Bo Han* and Wenyan Wang
Department of Mathematics, Harbin Institute of Technology, Harbin 150001, PR China
Received Date: June 28, 2012; Accepted Date: June 30, 2012; Published Date: July 04, 2012
Citation: Han B, Wang W (2012) Reproducing Kernel Methods for Solving Inverse Problems. J Applied Computat Mathemat 1:e112. doi: 10.4172/2168-9679.1000e112
Copyright: © 2012 Han B, et al. This is an open-access article distributed under the terms of the Creative Commons Attribution License, which permits unrestricted use, distribution, and reproduction in any medium, provided the original author and source are credited.
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Inverse problems arise in scientific and technical fields such as geophysics, life science, remote sensing technology, pattern recognition, financial science, etc. Therefore, inverse problems have attracted much attention and have been studied by many authors [1,2]. However it is usually difficult to solve inverse problems. In particular, most inverse problems are very complex with a large amount of calculation. Thus, it is very important to obtain the algorithm to solve inverse problems with advantages such as high precision, little calculation, good convergence and strong stability. Good properties of reproducing kernel in calculation made it an important function approximation technique. In recent years, reproducing kernel theory is developing very rapidly, and successfully applied to wavelet transforms, signal processing, stochastic processes, iris recognition, neural network, and so on.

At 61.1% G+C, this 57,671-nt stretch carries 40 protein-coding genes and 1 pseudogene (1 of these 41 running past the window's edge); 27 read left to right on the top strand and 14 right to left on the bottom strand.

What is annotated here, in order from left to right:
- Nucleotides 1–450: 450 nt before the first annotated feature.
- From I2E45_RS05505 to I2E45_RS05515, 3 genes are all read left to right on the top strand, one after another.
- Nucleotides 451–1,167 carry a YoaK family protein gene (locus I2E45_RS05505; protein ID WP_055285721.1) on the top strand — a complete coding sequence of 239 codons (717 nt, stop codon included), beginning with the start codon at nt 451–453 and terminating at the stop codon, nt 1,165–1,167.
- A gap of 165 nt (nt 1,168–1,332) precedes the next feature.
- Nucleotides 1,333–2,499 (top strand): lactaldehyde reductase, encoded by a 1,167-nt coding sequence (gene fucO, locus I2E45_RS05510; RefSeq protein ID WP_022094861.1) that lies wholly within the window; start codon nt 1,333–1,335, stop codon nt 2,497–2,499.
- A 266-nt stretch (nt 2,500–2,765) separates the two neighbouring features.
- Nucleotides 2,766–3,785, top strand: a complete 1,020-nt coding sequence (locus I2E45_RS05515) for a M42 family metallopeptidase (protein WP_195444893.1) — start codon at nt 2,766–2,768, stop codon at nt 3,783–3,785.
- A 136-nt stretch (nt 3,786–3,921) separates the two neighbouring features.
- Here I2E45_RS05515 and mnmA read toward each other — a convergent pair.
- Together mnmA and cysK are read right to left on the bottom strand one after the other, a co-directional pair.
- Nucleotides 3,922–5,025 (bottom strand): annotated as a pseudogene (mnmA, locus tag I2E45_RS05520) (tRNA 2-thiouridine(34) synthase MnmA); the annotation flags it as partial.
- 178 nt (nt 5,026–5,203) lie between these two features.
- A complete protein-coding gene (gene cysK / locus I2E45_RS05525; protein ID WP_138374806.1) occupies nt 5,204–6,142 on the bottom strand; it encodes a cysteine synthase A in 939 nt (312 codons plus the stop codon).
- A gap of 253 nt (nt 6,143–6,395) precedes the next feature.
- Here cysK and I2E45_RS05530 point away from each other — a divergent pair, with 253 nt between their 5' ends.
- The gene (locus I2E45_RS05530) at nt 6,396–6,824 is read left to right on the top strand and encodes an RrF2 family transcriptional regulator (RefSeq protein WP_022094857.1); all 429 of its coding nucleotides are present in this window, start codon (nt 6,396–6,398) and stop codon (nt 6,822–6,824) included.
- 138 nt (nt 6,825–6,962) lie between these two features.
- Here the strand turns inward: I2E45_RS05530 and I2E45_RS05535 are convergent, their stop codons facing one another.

Recently we have successfully applied the reproducing kernel theory to inverse heat problems, two dimensional parabolic inverse problems with final over determination, and inverse source problems of two-dimensional fractional diffusion equations. And we improved the precision, decreased considerably the runtime. Numerical simulation experiments and error analyses indicate that the reproducing kernel method has many advantages as follows: numerical programming structure is simple, calculations are very fast, precision is very high, convergence is very good, and stability is strong.
However, it is well known inverse problems are always ill-posed. For the stable numerical reconstructions of solutions, regularization techniques can be used. Castro et al. , T. Takeuchi and Yamamoto  have obtained some better results combining regularization with reproducing kernels. Further, we will combine the advantages of regularization and reproducing kernels to solve more general inverse problems, and we will discuss in a forthcoming paper.